Few ethicists would distinguish a three-day-old eight-cell embryo and a week-old two-hundred-cell embryo in moral worth; in both cases, the embryo has passed the point of fertilization and has yet to reach the point of implantation. However, the recent technological advances may affect how patients are able to imagine incorporating additional children into their families. It seems very difficult to imagine accommodating a brood of twenty-eight embryos into one’s family. “Oh my God, what am I going to do with the embryos?” one woman agonized in a 2000 study published in Reproductive Technology. “If there were just one or two I would have them transferred. So then I could think, I tried and it wasn’t meant to be. As there are eight I can’t do that. I’m clearly not going to have eight more children!”
More recent patients may have only a couple week-old embryos that each have a good prospect of becoming a baby; perhaps the smaller number of embryos and their greater prospects for resulting in successful pregnancies will make these embryos tug at the imagination of some patients even more intensely.
But in the end, many decide not to try for another baby. During the original IVF cycle, the patients placed great hope in every embryo. Thus when they decide not to use the embryos to try to have another baby, this indicates a reversal of attitude toward the embryos. The frozen embryos that they were so glad to have as assurance that their efforts to have a baby would succeed are now “surplus” embryos unwanted for their original purpose. Whatever the reason for not wishing to have another baby, many patients feel guilt and grief about this change of heart toward the embryo, and this makes it very difficult for them to think about what to do instead.
For patients who do not wish to use their embryos to have a baby, an alternative is to donate the embryos to other infertile patients. The 2008 Fertility and Sterility study found that 62 percent of couples who do not want another baby were “very unlikely” or “somewhat unlikely” to choose to donate their embryos to another couple, while only 16 percent were “very likely” to do so. However, several studies suggest that even this 16 percent is an overstatement — many patients who indicate that they wish to donate their surplus embryos to another couple find that they cannot in the end relinquish them. Frequently, the obstacle is their strong sense that the embryos were “their own” and they could not entrust them to another couple to raise. “I just couldn’t bear the thought that it was ours,” one woman explained, in a 2005 study in Human Reproduction about patients who revoked their decision to donate their embryos. “It had everything about us in it.”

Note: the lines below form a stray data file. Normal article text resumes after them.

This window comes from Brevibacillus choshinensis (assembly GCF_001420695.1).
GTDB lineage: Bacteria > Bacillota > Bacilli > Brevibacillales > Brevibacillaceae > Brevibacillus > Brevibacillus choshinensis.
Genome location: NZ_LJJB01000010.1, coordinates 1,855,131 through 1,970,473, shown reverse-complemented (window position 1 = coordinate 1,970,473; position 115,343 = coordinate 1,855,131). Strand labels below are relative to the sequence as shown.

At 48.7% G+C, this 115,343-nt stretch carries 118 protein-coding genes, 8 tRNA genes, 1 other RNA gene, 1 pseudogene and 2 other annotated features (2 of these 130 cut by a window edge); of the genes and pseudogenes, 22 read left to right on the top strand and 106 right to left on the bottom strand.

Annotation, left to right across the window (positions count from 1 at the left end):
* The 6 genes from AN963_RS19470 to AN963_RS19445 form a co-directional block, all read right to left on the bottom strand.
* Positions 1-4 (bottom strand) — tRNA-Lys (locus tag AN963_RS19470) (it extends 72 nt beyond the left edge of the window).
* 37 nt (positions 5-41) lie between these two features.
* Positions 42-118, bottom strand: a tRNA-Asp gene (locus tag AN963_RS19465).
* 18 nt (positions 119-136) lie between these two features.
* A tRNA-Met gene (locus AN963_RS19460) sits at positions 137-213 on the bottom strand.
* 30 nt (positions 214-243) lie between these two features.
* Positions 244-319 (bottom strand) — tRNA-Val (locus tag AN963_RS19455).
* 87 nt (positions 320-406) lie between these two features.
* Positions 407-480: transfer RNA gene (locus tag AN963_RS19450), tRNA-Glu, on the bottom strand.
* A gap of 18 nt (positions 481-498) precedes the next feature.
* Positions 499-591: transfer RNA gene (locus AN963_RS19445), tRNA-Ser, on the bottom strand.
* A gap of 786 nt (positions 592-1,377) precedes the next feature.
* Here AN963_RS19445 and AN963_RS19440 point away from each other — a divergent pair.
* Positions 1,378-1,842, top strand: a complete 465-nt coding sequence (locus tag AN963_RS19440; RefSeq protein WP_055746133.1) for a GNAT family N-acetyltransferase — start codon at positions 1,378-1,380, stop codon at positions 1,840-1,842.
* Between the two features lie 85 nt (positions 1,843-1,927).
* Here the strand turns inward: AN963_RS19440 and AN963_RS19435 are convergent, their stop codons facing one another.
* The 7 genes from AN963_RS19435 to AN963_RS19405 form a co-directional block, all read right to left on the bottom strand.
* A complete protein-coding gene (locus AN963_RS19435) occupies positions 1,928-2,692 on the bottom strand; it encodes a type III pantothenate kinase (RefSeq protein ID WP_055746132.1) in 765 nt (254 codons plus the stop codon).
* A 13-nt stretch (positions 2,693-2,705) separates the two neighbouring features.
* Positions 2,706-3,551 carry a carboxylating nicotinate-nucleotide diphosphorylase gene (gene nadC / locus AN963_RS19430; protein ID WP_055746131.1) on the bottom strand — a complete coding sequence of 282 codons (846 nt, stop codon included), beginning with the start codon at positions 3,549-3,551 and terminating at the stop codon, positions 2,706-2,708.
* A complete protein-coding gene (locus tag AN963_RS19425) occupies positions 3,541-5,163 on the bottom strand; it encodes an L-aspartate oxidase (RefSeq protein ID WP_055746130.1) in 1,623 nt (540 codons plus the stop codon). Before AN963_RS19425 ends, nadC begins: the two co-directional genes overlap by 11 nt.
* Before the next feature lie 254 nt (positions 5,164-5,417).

Many begin the IVF process with every intention of donating. A sense of sympathy with other infertile couples and desire to do something altruistic made it seem like the obvious choice. “Life in the making seemed so precious,” as one mother explained, and when the creation of healthy embryos was the focus of intense attention, it seemed only natural to want to share that joy with the less fortunate. No one had thought through what it would mean to share “an actual, biological child” with some other family.
The experience of parenthood is, as one father put it, a “change of universe.” One woman who did donate, described in the 2000 Reproductive Technology study, did so at the outset of treatment, even before conceiving her own children, “out of the superstitious belief that this altruistic act would improve her own chances of success on the program. She subsequently had two boys, and frequently wondered whether ‛the other one’ was the girl she so much wanted.” Parents making this decision with children already in their lives are more able to imagine the situation that this woman faces every day: the knowledge that their genetic child is (or could be) out there somewhere, unknown to them, uncannily similar to and just as lovely as their legal children. (In one deeply regrettable example, a woman decided not to donate because her existing child had been diagnosed with attention deficit disorder, and on that basis she thought those “from the same batch” should not be brought to birth.)